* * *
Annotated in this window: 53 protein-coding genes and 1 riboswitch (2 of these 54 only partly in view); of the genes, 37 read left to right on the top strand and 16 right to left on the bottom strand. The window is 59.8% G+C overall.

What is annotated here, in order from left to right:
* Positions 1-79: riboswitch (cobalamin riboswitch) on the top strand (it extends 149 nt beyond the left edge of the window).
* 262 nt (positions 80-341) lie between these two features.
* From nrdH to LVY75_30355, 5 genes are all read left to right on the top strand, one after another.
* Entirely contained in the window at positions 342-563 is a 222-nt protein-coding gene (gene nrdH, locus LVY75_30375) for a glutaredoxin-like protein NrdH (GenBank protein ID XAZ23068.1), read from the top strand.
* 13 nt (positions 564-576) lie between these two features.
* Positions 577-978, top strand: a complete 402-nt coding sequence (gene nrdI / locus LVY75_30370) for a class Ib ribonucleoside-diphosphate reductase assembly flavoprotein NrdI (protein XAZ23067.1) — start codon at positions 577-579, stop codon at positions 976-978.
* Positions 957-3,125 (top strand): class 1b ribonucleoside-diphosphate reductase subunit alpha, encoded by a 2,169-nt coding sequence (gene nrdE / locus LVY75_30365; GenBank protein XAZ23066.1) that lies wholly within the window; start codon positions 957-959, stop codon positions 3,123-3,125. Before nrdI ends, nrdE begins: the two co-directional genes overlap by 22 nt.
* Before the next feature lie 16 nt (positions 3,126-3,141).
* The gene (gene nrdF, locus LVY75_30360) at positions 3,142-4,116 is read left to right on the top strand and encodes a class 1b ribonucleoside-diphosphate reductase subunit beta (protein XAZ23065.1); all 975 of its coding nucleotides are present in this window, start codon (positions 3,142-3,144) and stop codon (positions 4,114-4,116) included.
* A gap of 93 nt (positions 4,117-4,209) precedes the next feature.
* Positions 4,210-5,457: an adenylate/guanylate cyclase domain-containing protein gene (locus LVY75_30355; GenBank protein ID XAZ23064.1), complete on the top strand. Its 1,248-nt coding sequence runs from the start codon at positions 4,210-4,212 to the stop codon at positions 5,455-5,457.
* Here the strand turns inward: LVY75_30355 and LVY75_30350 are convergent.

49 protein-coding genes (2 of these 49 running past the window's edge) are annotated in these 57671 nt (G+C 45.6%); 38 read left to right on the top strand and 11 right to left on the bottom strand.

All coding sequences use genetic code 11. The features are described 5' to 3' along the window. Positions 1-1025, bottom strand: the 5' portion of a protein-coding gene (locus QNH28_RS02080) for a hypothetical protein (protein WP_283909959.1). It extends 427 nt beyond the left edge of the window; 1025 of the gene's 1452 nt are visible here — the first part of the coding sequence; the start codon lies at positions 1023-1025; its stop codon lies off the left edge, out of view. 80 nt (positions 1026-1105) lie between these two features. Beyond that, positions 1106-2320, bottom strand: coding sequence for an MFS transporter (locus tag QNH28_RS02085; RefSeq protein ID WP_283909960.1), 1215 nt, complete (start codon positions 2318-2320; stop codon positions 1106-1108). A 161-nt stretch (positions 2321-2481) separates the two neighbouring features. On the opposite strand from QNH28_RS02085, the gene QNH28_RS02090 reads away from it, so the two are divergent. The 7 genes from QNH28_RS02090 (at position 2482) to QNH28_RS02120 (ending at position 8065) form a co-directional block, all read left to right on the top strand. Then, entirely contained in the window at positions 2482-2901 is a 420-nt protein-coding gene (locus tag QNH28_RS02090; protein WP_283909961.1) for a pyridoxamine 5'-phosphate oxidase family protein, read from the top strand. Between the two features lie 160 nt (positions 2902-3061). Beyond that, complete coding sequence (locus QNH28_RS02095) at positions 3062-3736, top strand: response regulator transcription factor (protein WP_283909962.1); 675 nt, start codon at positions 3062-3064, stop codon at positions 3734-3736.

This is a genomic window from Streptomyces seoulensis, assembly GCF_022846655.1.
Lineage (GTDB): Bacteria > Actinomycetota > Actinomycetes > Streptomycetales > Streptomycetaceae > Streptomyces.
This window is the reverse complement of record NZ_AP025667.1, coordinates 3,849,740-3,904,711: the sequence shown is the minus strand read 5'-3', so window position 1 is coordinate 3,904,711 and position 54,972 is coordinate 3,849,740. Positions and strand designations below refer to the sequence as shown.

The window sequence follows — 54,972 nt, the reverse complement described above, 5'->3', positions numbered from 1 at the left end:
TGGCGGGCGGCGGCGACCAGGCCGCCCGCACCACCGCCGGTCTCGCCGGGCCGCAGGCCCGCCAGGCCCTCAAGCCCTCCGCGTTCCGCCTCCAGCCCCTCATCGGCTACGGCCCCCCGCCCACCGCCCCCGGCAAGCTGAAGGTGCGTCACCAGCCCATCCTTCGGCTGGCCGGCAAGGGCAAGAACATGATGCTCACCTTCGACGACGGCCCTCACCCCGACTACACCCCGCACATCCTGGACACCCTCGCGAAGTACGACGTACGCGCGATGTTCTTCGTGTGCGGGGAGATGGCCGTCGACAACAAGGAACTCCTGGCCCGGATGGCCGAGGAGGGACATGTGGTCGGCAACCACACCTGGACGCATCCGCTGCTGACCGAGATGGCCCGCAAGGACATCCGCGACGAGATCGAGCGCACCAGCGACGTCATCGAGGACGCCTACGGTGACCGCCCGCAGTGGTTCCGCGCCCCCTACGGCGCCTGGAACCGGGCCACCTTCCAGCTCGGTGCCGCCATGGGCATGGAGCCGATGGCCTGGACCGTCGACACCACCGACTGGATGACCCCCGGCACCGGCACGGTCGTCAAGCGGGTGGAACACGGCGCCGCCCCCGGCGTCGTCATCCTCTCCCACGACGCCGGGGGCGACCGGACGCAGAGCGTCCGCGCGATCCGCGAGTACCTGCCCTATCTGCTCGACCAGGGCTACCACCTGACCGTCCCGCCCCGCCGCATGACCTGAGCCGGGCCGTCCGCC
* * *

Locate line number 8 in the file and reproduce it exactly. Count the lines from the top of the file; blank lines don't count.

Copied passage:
* Positions 577-978, top strand: a complete 402-nt coding sequence (gene nrdI / locus LVY75_30370) for a class Ib ribonucleoside-diphosphate reductase assembly flavoprotein NrdI (protein XAZ23067.1) — start codon at positions 577-579, stop codon at positions 976-978.